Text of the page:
Because of the vagaries of the Internet, and the value of the article, I quote it in full here:
The medical model for best quality and low costIn my humble opinion the debate is wrongly focused. It should be about "Health Care," as opposed to "Health Insurance." Think about it as the delivery system.
The Lowell Sun
Updated: 08/19/2009 06:40:43 AM EDT
By Mary Anna Sullivan, MD
As the debate over health-care reform rages this summer, and recommendations are made as to how best to deliver quality care to all while containing costs, more discussion needs to focus on how we organize and deliver care.
Under the current model, multiple providers can order lots of costly tests for a patient and perform procedures, even if there is little evidence to support the intervention. We pay providers to do more, even when "more" is questionable or redundant. Some assume incorrectly that high cost leads to high quality.
An efficient, successful model for care is the integrated group practice, a tried and true, organized strategy that enhances delivery and contains costs. Integrated care networks are doctor-led -- not insurance-dictated -- and coordinate primary, preventive and chronic disease care for a patient through a primary care physician. In a system like this, individual providers are not paid according to procedures performed or tests ordered; instead, providers receive a salary from the hospital or network.
There is no incentive to test more or do more in order to gain more financially. The system's foundation simply harnesses the collective medical knowledge from all of the patient's providers to deliver a cost-effective, evidence-based, high-value outcome. Because the primary-care physician coordinates care, and the medical record is shared, redundant tests and the frequency of office visits are reduced.
Thus, this model averts delivery fragmentation and the documented entrepreneurial spirit that fee-for-service inspires. Providers focus solely on practicing good medicine, even prevention counseling, something that has historically been underappreciated under fee-for-service.
Recent news accounts have singled out Mayo Clinic and Cleveland Clinic as examples of great, multi-group delivery as low cost. Locally, Lahey Clinic, a sister hospital, has operated in the same way since its inception more than 80 years ago. Just like Mayo and Cleveland, Lahey offers high-quality care at lower cost and does exceeding well on nearly every health-care scorecard. For example, Lahey is among the top nine hospitals in the country for low mortality after heart attack, according to the U.S. Centers for Medicare & Medicaid Services. The Dartmouth Atlas ranks all hospitals across the country; Lahey ranks highly along with Mayo and Cleveland, uniquely among Boston teaching hospitals that deliver care in a much more costly way without improving quality.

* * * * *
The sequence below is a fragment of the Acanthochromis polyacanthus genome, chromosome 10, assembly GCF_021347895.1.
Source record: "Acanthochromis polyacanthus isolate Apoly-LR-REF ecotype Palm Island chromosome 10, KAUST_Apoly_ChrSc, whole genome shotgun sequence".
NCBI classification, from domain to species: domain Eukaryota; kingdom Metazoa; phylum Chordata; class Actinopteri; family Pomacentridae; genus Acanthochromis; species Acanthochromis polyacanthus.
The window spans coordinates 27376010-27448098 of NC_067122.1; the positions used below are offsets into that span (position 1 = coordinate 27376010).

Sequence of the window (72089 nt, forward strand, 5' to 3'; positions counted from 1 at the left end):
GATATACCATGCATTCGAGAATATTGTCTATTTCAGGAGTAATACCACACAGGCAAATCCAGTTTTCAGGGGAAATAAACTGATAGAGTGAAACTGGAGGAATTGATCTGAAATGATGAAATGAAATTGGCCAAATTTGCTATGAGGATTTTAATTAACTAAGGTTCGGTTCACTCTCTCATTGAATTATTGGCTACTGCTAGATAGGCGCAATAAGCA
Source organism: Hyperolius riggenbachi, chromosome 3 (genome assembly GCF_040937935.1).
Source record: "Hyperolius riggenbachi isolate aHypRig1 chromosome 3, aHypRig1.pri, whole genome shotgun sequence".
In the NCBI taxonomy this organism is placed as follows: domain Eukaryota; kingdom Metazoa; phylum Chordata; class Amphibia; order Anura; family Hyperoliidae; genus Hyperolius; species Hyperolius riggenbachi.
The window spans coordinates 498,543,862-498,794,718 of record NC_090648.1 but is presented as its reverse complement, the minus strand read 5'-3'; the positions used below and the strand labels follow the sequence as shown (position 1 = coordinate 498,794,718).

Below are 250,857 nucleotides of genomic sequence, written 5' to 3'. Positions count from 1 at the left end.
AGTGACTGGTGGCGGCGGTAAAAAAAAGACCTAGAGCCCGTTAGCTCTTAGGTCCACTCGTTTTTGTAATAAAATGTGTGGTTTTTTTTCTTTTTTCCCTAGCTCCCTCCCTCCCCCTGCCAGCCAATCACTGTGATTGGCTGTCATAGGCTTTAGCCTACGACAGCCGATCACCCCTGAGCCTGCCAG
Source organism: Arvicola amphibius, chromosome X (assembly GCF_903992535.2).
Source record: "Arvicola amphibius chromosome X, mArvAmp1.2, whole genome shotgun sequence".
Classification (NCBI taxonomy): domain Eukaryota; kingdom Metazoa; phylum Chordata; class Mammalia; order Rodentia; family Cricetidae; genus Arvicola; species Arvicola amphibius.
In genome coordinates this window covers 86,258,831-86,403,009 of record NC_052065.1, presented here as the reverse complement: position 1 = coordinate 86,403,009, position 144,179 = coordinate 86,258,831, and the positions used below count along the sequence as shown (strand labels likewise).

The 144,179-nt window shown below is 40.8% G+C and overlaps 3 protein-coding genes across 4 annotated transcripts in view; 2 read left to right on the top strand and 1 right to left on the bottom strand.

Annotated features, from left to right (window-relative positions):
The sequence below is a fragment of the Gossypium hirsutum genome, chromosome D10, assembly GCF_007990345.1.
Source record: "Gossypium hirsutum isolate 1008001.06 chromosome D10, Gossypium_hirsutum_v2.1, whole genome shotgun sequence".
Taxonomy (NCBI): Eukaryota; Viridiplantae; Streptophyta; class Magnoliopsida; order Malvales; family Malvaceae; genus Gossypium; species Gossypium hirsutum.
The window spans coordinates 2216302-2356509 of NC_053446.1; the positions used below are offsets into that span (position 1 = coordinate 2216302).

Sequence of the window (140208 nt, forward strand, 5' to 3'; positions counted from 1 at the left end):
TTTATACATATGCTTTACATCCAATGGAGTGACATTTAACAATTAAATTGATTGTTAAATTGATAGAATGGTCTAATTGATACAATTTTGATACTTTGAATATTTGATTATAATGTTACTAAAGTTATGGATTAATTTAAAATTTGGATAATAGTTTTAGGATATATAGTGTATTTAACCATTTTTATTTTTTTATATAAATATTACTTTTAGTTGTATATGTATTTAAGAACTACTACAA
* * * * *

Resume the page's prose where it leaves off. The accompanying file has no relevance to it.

When last year The Boston Globe published a series titled "A health-care system badly out of balance," it featured Partners Healthcare hospitals (MGH and Brigham and Women's) that are paid more by insurers for identical services provided at other Boston-area academic medical centers. In their analyses, the newspaper concluded the Partners' care -- which is fee-for-service based -- was "often no better than average."
Arguments have been made that if doctors have access to expensive technology, oversupply of specialists, and abundant inpatient beds, they will be used and will drive up costs. This is true, but it is not that simple. It is the system of delivery that should be examined more closely because that will have a more lasting effect on quality and cost, without sacrificing either. Integrated group practices reduce perverse incentives and put focus back on the physician-patient relationship, our greatest hope to rein in spiraling costs while preserving what is best about American medicine.
Dr. Sullivan is chair of the Department of Psychiatry and Behavioral Medicine and chief quality and safety officer at Lahey Clinic Medical Center in Burlington.
Part of my concern is that people will be greatly disappointed if the proposal before the House of Representatives passes. The reason is that the actual delivery will not much change, given that we are not expanding the delivery system, either in breadth or in depth. By breadth I mean we will not have extra folks to go out and meet the needs of those isolated from the current delivery system, because they live too far away or have had no insurance or lack the necessary cultural understanding of how to exploit the delivery system to meet their needs. By depth I mean that we may well be contracting services to some degree, due to the increased demand (increased expectation of service), without an increase in delivery capability. We are heading for a train wreck.
Regards — Cliff
♠ Note that since this is a link to an article in The Lowell Sun, it will likely expire in 30 days. I will not be updating the link at that point unless I am shut in with the Swine Flu.